The PJ Tatler

Are You Ready for 'Mayor Alec Baldwin' of NY City?

This isn’t the first time that we’ve heard whispers of Alec Baldwin’s interest in running for elective office. He’s been prominently mentioned as a senate candidate for years.

But this latest hint comes from his brother Billy who says Baldwin’s political aspirations are “real.”

Politico:

Alec Baldwin’s flirtation with a possible run for New York mayor may not be just for show.

That’s according to his little brother Billy, who said in an interview with CNN’s Piers Morgan on Tuesday night that the “30 Rock” star’s on-and-off political aspirations could actually be “very real.”

“I think on one level it’s very real. I think he’s very committed and extremely bright and knowledgeable and I think he could do it and he could run,” Billy Baldwin said. “On the other hand, I’m not quite sure if he’s cut from the proper cloth because it requires a lot of tolerance and a lot of patience and …”

When Morgan cut in by noting that Alec Baldwin has a reputation for being “temperamental” and “a bit hot-headed,” his guest quickly jumped to his older brother’s defense.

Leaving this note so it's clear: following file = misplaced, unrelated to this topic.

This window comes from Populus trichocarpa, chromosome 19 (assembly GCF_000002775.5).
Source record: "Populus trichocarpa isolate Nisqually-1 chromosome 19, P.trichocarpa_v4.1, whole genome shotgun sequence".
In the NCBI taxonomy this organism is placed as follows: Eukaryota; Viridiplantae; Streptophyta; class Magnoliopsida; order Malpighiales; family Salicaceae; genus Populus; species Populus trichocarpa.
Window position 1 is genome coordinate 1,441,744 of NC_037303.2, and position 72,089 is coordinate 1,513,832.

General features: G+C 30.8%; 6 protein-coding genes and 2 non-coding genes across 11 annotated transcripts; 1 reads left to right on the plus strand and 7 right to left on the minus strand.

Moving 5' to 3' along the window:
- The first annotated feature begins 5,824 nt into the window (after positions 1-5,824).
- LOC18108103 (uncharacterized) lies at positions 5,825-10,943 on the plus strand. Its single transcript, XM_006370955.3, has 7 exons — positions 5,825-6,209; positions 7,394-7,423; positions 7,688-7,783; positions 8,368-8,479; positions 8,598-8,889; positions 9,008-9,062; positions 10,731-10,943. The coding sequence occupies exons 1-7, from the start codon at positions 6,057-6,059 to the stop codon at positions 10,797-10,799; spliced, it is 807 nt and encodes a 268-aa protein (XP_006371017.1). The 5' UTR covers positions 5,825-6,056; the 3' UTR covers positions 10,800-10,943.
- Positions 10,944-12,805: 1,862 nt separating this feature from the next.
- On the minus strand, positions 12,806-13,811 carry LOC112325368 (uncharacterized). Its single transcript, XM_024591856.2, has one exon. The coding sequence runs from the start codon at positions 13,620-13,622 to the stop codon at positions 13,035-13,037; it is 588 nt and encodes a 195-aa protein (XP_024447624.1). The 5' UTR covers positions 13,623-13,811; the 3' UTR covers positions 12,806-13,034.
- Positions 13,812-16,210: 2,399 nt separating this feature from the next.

“Let me remind you that John McCain and Rudy Giuliani are quite the same and they are very successful and highly effective politicians,” he said.

An opening for Baldwin occurred when Rep. Anthony Weiner, who was expected to carry the liberal banner in the 2013 mayoral election, was caught in the sexting scandal that caused his resignation from Congress.

Baldwin is even more liberal than Weiner, but his celebrity status would cause a lot of New Yorkers to overlook his extremist views. He could probably raise the money necessary to be competitive in the primary, but the confusing nature of city politics means there might be several parties who may or may not welcome him on the top line of their tickets.

Could he win? He would have as good a shot as any Democrat, and probably a better chance than some. But money and name recognition will only get him so far, and Mr. Baldwin has yet to show anyone that he has what it takes as a campaigner, much less an executive who could run the city efficiently.